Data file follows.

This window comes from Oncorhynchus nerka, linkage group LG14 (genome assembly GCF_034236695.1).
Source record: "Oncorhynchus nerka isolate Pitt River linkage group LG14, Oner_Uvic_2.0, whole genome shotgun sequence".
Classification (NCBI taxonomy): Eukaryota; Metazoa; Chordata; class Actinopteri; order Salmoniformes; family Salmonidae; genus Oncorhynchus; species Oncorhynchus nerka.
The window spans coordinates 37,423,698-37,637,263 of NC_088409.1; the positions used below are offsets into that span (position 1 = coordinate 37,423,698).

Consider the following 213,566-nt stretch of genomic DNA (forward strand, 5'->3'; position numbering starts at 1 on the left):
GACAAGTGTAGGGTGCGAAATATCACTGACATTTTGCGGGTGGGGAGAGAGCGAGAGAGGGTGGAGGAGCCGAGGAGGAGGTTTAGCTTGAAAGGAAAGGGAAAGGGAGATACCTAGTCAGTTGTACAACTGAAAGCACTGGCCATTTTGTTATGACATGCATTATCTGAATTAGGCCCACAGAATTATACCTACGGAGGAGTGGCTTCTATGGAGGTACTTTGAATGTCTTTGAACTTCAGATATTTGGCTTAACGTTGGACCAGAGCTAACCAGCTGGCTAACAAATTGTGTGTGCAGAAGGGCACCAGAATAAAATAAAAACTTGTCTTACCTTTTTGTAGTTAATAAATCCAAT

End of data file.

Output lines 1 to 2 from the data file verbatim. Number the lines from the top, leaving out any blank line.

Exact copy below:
This window comes from Oncorhynchus nerka, linkage group LG14 (genome assembly GCF_034236695.1).
Source record: "Oncorhynchus nerka isolate Pitt River linkage group LG14, Oner_Uvic_2.0, whole genome shotgun sequence".